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What makes the mRNA vaccine platform so attractive to manufacturers and labs?
Within the modern mRNA vaccine production workflow, the mRNA platform has clear advantages, such as enabling short development times and featuring inexpensive manufacturing steps. These steps are also cell-free, which makes them safer, and sequence-independent, meaning the manufacturing steps remain consistent from vaccine to vaccine. Some of the traditional vaccine platforms will require changing the steps depending on the vaccine.
What is the production process of the mRNA vaccine workflow?
The first part of the production process is making that mRNA IVT construct. To do this, it is essential to first isolate viral nucleic acid or the pathogen of interest.
Typically, the genome is sequenced, and then the antigen is selected. This is the piece on the virus or pathogen that the body is going to detect. Finally, there are several cloning steps involved in making the expression IVT construct. Once this construct is made, the user can then move on to the actual IVT or in vitro transcription step of the process.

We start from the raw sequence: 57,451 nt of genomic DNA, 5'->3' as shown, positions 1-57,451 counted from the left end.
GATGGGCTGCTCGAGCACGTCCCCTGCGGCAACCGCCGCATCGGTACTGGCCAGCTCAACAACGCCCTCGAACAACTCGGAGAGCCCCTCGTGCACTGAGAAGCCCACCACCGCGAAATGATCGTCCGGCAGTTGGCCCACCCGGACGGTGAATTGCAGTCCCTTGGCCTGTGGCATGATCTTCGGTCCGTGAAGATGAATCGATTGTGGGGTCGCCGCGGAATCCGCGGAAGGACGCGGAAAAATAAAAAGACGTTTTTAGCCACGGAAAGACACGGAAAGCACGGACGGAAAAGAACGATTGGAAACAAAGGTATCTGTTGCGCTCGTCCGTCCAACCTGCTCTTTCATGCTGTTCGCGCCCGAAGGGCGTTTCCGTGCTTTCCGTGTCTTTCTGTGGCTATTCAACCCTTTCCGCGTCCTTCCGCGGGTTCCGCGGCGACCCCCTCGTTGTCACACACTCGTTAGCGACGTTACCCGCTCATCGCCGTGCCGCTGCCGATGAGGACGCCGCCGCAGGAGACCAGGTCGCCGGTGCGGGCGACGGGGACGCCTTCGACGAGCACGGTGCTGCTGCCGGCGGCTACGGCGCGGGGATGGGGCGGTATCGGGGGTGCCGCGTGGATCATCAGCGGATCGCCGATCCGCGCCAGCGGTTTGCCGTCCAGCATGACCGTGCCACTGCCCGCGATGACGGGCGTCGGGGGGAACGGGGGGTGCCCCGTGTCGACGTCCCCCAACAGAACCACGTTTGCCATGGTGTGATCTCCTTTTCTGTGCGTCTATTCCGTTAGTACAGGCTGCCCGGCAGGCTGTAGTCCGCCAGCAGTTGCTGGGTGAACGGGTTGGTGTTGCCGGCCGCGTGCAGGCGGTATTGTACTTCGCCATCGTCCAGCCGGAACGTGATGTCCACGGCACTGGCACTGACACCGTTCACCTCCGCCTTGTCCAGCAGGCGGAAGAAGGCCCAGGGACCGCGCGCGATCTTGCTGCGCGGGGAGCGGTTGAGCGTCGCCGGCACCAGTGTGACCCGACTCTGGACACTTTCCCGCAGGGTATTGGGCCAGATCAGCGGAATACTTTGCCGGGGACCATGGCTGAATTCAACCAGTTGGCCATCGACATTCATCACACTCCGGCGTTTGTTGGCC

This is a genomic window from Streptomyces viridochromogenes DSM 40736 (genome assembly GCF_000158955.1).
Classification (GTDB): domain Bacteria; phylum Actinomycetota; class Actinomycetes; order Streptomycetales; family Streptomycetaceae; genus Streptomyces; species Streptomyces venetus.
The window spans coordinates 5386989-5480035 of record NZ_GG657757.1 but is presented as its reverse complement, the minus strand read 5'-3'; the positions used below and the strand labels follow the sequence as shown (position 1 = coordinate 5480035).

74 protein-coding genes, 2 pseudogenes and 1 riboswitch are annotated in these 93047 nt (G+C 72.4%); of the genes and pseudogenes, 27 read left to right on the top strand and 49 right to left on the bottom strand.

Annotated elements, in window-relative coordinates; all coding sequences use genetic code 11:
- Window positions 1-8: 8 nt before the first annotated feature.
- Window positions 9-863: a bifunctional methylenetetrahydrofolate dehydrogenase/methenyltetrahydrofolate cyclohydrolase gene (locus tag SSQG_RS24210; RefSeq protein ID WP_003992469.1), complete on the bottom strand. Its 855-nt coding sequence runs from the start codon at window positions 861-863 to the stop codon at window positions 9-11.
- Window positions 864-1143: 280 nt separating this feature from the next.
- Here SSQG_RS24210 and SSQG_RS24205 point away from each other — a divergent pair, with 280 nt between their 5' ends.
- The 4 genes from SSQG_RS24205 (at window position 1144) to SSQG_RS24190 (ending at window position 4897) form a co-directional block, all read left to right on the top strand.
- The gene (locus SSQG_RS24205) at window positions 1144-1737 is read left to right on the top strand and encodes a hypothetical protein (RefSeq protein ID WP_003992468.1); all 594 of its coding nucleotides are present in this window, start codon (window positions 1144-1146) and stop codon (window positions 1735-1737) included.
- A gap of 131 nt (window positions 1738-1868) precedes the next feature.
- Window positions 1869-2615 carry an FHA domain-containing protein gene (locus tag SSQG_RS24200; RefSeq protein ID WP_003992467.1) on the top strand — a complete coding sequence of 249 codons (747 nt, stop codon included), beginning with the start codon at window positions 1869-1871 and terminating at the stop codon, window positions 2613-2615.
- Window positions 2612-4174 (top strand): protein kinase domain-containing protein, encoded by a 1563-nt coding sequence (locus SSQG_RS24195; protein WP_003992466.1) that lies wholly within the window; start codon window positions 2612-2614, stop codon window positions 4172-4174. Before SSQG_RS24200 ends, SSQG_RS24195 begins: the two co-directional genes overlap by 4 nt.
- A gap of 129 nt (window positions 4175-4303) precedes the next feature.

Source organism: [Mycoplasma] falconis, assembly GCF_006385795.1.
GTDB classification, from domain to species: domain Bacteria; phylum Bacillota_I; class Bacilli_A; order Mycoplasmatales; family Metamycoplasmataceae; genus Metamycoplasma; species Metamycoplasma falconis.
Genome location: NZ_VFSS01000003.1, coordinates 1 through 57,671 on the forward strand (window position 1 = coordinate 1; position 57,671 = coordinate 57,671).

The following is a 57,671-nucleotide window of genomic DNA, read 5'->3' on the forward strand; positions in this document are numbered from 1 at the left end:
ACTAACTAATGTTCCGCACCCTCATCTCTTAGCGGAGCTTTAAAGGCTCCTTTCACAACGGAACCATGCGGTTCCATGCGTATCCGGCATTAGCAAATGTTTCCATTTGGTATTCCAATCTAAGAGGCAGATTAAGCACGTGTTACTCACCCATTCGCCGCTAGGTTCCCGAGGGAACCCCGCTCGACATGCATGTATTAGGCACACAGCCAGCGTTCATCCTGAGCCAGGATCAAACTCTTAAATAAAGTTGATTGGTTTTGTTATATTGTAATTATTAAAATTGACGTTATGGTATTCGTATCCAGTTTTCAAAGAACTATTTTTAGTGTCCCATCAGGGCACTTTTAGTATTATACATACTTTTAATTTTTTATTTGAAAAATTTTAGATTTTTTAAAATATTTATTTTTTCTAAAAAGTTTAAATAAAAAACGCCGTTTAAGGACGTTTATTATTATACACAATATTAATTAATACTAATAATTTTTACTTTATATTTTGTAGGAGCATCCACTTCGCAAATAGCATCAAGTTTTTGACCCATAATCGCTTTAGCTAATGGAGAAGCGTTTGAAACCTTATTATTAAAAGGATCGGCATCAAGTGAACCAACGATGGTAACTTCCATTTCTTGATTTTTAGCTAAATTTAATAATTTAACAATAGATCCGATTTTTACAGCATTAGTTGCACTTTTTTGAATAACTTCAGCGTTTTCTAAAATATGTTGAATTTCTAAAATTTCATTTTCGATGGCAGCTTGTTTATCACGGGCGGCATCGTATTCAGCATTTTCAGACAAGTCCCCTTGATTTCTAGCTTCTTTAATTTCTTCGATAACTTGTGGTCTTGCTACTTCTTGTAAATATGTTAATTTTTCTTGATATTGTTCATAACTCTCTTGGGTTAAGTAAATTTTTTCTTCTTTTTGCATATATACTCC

Image Credit: Thermo Fisher SCIENTIFIC
This entails first linearizing the template DNA and then setting up the IVT reaction. This reaction will consist of that template, linearized DNA, dNTPs, and then RNA polymerase. The reaction forms the mRNA construct.
After the construct is formed, purification becomes very important, which is the next stage. It is therefore critical to remove the IVT reaction components, double-stranded DNA, enzymes and partial transcripts. It has been demonstrated that many of these components will affect how the patient’s body responds to the vaccine and ultimately decrease its effectiveness.